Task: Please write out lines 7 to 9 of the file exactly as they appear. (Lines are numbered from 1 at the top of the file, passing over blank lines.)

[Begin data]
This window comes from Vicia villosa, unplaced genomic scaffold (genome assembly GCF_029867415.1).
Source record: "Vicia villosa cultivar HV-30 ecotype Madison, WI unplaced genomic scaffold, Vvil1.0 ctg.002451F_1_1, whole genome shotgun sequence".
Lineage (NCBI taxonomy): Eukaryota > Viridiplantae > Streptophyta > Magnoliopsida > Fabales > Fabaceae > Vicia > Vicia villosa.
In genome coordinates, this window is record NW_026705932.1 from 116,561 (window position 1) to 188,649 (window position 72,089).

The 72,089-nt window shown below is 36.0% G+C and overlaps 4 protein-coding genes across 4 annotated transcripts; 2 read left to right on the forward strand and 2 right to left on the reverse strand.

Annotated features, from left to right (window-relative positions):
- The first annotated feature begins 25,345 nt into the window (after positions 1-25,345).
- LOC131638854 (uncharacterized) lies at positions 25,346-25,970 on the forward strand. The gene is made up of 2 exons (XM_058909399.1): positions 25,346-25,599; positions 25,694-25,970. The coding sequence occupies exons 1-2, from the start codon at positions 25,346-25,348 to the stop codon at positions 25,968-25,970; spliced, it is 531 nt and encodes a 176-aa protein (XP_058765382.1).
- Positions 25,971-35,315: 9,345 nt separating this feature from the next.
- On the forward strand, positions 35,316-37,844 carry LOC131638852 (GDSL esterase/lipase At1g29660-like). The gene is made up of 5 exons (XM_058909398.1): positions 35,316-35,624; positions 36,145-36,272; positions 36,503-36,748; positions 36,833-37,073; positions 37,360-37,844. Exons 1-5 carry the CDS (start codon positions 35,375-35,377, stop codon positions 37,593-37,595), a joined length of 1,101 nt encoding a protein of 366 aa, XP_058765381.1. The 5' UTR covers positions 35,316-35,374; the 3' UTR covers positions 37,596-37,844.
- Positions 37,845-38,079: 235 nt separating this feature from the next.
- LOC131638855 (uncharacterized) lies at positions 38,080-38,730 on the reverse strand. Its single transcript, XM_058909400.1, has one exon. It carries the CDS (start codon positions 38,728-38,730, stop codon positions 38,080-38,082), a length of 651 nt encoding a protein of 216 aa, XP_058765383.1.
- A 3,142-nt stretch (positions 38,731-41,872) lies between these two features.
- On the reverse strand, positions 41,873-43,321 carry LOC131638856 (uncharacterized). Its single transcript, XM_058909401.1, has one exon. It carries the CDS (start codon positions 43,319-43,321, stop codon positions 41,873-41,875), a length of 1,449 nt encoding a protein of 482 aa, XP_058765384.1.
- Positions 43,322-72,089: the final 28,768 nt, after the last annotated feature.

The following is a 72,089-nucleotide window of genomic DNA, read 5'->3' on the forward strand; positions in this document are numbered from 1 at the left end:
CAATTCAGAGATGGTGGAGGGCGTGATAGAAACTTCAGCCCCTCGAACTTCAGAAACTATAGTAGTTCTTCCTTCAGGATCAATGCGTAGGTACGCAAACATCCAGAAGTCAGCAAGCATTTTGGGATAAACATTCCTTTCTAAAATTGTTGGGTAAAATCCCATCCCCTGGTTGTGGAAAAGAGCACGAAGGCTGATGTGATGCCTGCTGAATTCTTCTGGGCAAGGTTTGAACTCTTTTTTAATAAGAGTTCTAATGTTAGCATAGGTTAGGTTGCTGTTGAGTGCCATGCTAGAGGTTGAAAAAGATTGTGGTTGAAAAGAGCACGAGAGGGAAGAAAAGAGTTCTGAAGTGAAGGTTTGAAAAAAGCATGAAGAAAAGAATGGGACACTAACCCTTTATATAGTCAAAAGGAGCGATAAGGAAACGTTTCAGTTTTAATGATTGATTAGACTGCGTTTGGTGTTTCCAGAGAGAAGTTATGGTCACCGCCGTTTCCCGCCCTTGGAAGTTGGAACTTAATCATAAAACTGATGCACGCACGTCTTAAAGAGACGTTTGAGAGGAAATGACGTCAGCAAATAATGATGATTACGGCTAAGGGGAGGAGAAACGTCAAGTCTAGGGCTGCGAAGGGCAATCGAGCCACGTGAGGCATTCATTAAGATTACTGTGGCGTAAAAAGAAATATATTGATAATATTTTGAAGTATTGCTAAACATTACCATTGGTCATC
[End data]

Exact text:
- The first annotated feature begins 25,345 nt into the window (after positions 1-25,345).
- LOC131638854 (uncharacterized) lies at positions 25,346-25,970 on the forward strand. The gene is made up of 2 exons (XM_058909399.1): positions 25,346-25,599; positions 25,694-25,970. The coding sequence occupies exons 1-2, from the start codon at positions 25,346-25,348 to the stop codon at positions 25,968-25,970; spliced, it is 531 nt and encodes a 176-aa protein (XP_058765382.1).
- Positions 25,971-35,315: 9,345 nt separating this feature from the next.